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New thinking, innateness and inherited representation

By Nicholas Shea


<p>The New Thinking contained in this volume rejects an Evolutionary Psychology that is committed to innate domain-specific psychological mechanisms: gene-based adaptations that are unlearnt, developmentally fixed and culturally universal. But the New Thinking does not simply deny the importance of innate psychological traits. The problem runs deeper: the concept of innateness is not suited to distinguishing between the New Thinking and Evolutionary Psychology. That points to a more serious problem with the concept of innateness as it is applied to human psycho- logical phenotypes. This paper argues that the features of recent human evolution highlighted by the New Thinking imply that the concept of <em>inherited representation</em>, set out here, is a better tool for theorizing about human cognitive evolution.</p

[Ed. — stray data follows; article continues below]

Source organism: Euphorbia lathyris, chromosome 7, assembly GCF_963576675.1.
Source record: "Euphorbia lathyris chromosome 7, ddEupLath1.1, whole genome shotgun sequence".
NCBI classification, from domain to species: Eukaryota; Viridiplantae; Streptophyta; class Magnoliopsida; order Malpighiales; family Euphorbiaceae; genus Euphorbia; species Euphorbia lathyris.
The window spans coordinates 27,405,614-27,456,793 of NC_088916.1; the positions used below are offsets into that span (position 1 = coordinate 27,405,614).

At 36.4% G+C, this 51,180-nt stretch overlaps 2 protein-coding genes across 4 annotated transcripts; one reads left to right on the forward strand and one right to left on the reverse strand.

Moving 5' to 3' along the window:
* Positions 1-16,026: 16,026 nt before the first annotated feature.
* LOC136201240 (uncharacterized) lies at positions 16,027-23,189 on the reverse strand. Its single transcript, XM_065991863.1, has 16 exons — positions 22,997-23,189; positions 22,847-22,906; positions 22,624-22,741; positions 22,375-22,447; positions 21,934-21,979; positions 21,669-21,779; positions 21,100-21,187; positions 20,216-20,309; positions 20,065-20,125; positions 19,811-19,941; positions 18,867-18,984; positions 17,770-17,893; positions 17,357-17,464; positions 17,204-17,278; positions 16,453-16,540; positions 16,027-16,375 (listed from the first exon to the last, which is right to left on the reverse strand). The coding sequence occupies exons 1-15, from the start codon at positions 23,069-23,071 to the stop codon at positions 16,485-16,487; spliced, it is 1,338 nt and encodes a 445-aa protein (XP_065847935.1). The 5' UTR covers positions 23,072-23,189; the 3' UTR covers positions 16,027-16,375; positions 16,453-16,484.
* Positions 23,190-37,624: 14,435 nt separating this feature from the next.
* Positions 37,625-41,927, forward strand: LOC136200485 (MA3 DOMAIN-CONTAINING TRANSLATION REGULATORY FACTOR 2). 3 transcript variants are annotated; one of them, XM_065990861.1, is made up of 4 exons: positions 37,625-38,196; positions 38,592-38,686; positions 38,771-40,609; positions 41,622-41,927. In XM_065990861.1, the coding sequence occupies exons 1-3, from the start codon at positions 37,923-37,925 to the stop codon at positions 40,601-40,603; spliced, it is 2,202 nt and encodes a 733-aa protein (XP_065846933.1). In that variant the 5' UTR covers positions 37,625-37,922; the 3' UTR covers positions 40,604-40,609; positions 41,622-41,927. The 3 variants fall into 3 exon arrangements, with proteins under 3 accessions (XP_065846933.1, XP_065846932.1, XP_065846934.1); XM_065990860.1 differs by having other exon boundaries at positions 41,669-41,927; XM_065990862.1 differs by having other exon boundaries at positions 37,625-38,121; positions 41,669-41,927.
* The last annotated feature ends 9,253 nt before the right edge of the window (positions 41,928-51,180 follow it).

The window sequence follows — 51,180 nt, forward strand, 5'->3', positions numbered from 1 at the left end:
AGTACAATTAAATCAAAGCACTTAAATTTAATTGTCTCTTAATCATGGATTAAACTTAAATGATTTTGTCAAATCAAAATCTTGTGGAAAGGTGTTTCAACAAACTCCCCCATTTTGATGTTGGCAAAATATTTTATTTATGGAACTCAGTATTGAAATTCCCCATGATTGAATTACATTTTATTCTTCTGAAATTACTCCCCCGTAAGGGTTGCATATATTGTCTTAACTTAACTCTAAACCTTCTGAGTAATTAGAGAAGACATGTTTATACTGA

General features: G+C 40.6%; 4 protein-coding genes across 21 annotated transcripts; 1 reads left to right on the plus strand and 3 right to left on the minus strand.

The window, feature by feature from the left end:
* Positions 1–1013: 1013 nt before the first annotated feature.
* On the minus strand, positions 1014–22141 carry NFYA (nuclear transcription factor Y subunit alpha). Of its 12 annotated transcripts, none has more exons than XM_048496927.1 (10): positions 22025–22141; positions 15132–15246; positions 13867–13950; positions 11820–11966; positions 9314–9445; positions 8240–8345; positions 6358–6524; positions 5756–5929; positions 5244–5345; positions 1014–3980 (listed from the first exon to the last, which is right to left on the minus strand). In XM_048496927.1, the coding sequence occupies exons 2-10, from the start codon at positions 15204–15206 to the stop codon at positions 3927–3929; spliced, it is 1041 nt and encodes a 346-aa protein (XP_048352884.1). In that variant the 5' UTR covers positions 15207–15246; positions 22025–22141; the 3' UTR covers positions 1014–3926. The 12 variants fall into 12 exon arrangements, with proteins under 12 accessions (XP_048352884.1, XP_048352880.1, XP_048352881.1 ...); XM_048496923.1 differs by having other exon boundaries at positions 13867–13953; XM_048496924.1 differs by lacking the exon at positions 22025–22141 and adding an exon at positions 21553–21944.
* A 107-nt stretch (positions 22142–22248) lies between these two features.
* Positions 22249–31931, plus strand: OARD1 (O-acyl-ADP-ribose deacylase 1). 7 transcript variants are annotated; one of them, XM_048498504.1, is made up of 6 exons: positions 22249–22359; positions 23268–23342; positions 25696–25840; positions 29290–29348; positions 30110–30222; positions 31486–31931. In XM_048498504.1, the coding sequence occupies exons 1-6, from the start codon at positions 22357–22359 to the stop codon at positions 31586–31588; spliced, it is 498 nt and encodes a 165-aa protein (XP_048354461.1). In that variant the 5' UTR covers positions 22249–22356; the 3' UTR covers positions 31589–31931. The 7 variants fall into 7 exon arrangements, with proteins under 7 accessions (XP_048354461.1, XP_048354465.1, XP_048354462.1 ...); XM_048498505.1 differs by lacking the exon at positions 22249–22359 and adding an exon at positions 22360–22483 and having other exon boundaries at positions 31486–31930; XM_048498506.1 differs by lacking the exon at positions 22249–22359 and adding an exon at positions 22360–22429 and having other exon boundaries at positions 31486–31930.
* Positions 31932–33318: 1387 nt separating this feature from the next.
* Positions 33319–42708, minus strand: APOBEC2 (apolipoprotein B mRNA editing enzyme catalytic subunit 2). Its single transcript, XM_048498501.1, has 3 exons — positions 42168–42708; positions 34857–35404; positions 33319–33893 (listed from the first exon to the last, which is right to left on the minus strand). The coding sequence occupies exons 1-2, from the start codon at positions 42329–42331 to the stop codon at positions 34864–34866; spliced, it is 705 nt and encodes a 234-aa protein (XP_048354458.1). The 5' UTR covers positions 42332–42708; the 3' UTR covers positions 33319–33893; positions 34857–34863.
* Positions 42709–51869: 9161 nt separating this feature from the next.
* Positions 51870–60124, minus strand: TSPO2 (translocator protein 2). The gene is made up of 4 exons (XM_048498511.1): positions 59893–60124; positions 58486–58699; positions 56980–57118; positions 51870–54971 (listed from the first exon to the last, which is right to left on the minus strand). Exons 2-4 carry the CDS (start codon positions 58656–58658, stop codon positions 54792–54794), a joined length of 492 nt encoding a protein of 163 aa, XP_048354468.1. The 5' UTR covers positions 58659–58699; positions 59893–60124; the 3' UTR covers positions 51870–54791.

Topics: Philosophy, Philosophy of mind, evolutionary psychology, innateness, inherited representation, genetic information, cognitive evolution, cultural inheritance
Year: 2012
DOI identifier: 10.1098/rstb.2012.0125
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